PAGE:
top of page
  • The Current UMSL

Underrated Band Review: Normandie

Updated: Apr 10, 2023

By: Lauren Johns

I dare you to name a Nordic Metal band (Viking Metal). If you automatically think of the award-winning Swedish group called ‘Ghost’, I don’t blame you, they are pretty spectacular. I love their song ‘Mary on a Cross’. But—plot twist—that isn’t the band I’m referring to. Down we go, the rabbit hole.

The legendary trio, also known as Normandie, was formed in September 2013 in Orebro, Sweden. The band members are lead vocalist Phillip Strand, drummer Anton Franzon and guitarist Hakan Almbladh. The group originally consisted of six members: singers/screamers Philip Strand and Johan Lindström, guitarists Joel Felix and Håkan Almbladh, along with bassist Stefan Timmerholm and drummer Jesper Malmberg. After their first release (a 2013 E.P. named after them), two members Johan Lindström and Joel Felix left the group due to outlying pursuits, and Jesper Malmberg would follow in 2017.

Here’s another plot twist, this band became progressively less metal, but not in a bad, sell-out kind of way. Felix was the prized screamer of the group, so they felt like a change in sound was needed to move forward.

When their debut album ‘Inguz’ dropped in 2016, they signed with InVogue Records and the quartet began to embrace their new sound. Strand was singing on his own for the first time and he did exactly that; owned it, even if he probably felt like the blind leading the blind. His vocals seemed to shoot fire. Listening to ‘Inguz’ isn’t so different from wandering a minefield, anxiously waiting for something catastrophic to happen. The song “Believe” sounds like it would belong in some apocalyptic show trailer. I can picture Phillip running from some of those fungus-infested humans in ‘The Last of Us’. Another honorable mention is “The Storm'' with its electrifying guitar riff perfectly accompanying Strand’s thundering voice. The title of the album, ‘Inguz’ is a symbol from a Viking rune (ancient alphabet) meaning “a new life phase”. The band strived to take its listeners on a journey of self-enlightenment and empowerment (Cryptic Rock music blog).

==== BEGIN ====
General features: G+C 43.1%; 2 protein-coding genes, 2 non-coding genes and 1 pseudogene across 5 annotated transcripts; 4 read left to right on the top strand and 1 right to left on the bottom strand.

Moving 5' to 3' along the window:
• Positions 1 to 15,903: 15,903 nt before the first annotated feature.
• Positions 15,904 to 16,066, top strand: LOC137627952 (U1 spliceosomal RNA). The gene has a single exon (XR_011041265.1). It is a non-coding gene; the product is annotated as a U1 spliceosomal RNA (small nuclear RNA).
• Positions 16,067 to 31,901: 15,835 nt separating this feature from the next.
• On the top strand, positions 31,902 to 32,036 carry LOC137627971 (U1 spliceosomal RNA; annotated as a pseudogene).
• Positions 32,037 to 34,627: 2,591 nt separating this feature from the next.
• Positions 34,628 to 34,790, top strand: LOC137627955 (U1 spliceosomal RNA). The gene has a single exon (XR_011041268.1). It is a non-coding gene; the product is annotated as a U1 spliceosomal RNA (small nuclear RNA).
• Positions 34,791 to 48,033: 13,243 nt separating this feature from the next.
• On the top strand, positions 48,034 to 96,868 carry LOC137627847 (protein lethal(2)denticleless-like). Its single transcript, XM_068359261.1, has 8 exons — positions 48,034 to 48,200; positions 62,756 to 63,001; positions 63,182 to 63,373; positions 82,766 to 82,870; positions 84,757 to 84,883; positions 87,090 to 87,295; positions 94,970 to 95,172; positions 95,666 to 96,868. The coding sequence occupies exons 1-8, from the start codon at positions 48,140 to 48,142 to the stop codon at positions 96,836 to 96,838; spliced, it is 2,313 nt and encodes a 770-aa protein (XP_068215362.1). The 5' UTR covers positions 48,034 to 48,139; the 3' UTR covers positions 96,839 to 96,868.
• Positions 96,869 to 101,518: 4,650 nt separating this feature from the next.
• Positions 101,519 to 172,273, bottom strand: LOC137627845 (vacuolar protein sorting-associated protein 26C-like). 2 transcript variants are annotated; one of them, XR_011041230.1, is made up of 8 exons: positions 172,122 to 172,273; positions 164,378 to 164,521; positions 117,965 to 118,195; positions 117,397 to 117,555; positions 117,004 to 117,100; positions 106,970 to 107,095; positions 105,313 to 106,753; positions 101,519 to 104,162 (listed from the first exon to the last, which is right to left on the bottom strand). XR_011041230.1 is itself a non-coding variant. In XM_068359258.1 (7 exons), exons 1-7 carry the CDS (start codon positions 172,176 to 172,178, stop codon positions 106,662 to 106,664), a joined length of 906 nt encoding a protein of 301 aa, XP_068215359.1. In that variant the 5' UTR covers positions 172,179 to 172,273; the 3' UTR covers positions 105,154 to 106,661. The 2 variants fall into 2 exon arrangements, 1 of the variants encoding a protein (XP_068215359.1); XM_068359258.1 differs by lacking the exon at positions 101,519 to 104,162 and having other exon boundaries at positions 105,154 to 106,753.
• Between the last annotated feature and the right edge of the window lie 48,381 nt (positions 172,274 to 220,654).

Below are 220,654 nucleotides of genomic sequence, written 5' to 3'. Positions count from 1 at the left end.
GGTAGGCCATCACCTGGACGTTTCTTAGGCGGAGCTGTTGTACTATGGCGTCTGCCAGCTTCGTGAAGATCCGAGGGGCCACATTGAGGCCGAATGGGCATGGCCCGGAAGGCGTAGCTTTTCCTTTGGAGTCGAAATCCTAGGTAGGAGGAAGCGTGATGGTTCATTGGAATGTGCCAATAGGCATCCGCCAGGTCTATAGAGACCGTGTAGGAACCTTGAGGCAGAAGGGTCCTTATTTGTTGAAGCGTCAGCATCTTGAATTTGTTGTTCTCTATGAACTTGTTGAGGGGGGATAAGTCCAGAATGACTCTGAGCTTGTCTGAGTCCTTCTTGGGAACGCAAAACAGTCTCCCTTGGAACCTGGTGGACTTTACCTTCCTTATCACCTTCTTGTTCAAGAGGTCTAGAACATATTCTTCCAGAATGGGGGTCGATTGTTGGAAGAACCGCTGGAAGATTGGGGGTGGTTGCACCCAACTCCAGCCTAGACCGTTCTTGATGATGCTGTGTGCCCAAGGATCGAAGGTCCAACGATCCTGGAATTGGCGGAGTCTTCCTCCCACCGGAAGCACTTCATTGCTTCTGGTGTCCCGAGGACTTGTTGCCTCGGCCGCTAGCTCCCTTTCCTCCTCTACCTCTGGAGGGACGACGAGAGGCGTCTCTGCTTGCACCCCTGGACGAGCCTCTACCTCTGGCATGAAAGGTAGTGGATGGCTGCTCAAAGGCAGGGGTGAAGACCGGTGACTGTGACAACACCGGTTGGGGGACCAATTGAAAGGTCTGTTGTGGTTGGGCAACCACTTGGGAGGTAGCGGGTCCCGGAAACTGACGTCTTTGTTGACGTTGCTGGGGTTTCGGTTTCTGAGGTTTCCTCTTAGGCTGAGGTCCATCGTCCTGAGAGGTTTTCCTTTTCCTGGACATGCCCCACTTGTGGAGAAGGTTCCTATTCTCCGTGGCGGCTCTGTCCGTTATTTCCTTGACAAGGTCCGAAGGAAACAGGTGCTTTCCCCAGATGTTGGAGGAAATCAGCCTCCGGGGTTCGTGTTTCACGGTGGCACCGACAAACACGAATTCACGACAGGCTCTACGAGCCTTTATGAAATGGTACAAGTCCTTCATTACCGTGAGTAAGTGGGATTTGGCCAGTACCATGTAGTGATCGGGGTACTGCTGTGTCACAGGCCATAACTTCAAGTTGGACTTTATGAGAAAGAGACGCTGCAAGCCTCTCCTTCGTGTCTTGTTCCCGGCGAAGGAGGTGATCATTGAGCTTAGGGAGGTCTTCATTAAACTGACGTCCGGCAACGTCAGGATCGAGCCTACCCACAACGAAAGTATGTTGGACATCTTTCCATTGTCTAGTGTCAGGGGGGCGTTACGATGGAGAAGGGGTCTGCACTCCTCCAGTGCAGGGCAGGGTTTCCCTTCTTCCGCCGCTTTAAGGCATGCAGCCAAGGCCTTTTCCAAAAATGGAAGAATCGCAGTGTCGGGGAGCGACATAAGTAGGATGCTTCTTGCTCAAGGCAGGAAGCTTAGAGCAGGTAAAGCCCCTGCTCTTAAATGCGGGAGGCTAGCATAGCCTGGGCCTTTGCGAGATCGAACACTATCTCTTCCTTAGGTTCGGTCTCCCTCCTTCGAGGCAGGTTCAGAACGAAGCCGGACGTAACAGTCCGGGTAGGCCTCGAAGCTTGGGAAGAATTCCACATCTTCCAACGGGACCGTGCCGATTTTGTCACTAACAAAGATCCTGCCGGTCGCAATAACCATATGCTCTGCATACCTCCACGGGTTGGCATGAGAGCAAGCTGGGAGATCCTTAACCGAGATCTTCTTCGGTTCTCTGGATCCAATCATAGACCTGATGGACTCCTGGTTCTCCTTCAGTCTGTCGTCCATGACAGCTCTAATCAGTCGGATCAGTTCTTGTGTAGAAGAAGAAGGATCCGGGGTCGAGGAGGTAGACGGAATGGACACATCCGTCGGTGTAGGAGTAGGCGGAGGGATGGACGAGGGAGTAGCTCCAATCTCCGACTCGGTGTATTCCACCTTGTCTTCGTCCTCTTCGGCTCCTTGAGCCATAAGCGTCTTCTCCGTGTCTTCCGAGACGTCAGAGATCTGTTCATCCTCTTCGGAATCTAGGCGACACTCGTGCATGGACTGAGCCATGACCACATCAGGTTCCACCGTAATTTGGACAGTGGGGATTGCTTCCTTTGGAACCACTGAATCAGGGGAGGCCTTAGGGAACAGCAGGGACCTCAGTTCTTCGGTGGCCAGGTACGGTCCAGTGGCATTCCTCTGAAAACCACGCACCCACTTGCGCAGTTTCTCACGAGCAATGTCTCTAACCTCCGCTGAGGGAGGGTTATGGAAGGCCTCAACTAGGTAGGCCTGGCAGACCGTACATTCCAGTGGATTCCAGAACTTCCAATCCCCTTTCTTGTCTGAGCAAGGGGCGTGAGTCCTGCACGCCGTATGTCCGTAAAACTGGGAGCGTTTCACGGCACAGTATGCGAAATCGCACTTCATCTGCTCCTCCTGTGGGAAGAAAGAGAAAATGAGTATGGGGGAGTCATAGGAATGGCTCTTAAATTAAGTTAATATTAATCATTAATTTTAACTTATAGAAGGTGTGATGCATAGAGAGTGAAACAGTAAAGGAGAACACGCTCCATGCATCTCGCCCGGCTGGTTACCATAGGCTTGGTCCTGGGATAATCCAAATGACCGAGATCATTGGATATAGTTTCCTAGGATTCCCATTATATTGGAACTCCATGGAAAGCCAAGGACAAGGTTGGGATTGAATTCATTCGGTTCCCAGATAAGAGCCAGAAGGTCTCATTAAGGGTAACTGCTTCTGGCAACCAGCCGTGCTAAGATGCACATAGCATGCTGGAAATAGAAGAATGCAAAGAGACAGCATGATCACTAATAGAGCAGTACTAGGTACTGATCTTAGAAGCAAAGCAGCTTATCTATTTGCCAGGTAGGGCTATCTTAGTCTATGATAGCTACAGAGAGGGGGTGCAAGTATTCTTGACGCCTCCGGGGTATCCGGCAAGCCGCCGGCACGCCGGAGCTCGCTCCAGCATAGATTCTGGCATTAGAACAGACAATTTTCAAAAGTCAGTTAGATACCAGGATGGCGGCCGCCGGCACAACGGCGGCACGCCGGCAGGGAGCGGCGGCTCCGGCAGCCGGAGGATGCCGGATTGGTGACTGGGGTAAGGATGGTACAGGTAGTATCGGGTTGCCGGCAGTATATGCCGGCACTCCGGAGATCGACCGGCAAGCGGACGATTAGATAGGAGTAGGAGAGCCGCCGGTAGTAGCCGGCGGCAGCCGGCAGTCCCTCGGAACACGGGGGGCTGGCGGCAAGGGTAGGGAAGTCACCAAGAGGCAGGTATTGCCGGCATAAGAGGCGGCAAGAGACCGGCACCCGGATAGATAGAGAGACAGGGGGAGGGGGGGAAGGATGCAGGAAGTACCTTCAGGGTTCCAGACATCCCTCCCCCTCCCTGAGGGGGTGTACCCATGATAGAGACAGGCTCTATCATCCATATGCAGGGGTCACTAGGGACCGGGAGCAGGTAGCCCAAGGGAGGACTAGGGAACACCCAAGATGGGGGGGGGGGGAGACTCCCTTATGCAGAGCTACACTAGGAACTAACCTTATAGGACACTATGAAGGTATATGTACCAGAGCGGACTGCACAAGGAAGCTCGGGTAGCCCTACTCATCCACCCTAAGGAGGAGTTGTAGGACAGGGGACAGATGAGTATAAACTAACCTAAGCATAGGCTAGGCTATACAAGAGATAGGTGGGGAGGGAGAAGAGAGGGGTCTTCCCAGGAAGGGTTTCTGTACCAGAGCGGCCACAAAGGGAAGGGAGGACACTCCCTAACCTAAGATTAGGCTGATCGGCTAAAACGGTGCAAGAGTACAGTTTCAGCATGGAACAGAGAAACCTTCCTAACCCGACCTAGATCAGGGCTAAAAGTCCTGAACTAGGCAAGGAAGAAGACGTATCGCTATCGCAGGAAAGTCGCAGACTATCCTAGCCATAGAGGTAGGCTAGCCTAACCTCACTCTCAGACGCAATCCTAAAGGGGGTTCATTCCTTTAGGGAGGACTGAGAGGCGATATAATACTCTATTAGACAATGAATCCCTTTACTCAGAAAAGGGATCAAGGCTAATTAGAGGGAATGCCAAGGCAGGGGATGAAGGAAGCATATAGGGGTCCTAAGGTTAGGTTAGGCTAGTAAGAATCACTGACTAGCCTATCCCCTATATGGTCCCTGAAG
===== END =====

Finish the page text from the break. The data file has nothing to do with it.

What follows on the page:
In 2017, the group’s success skyrocketed when they were asked to join the Florida-based punk band Yellowcard on their farewell tour. The singer claims that this tour was the foundation for everything to come. He was right.

The first song I heard by Normandie was ‘(Don’t) Need You’, a pulse-racing song that comes in different flavors: an 80’s synth wave style---with a hilarious music video---or a fiery powerhouse rock. I favor the rock version because the guitars burst with vitality and seem to be screaming out a warning. The rock-heavy track is featured in their sophomore album, ‘White Flag’ released in 2018, and the revitalized version is included in their ‘White Flag Reimagined’ album released in 2019. Don’t skimp out on all the other songs though. The title track ‘White Flag’ is full of powerful imagery, “we are standing in a burning field of clovers” and the most beautifully pure vocal runs I’ve ever heard.

The song, ‘The Bell’, while slow and melancholic (far from their metal roots), is gorgeous and features some of their native tongues. I love the lyric, “I’m not gonna hesitate, I’m gonna bend and break, to see what I’m made of”.

Their discography seems to embody the word ‘rebirth’, a death that leads to something new and beautiful in its wake. This concept rings true with their latest album, ‘Dark and Beautiful Secrets’ (2021). If fans thought that the singer was being vulnerable by waving a ‘White Flag’, they had another thing coming.

In the 2021 release, Phillip sings all about his troubles with his religious upbringing and his loss of identity once he left the church. These tracks hit you like a punch to the gut---or heart or soul (check all of the above). They are bittersweet but with a razor-sharp edge, fully comparable to Bring Me The Horizon, Young Guns, and maybe very specific Shinedown songs.

The third track “Jericho” was originally based on a breakup, which the singer considered to be the lyrically easy route. It was later expanded to represent breaking away from his former self, setting his past ablaze, and kicking away the ashes.

“Holy Water” is a song that plays on all the hypocrisies of religion, that ‘holier than thou’ mindset. This song is a whirlwind experience, as it starts off bold and aggressive and then switches to a more subtle verse with staccato synth beats and grows in intensity until Phillip is channeling his inner Felix and screaming “this is not a reckoning, this is the end of a path”.

In a sense, the album represents the singer’s epiphany regarding his identity and his search for something else to believe in, a new religion.

As Phillip describes it, “It’s about breaking free from the path that was chosen for you, to start carving out a new one.” (NormandiePress).

Honorable song mentions include:

  • Ghost (Inguz), it’s a dazzling and empowering anthem about rejuvenation. The verses change as perspective changes: “broken, bruised and pitiful” transforms into “broken, bruised and beautiful.”

  • Babylon (Dark and Beautiful Secrets), the lyrics discuss losing a sense of reality, leaving us with one very important question about life, “are (we) following or falling out?”

Check out Normandie’s music on Spotify or Youtube and follow them on Instagram and Facebook.


bottom of page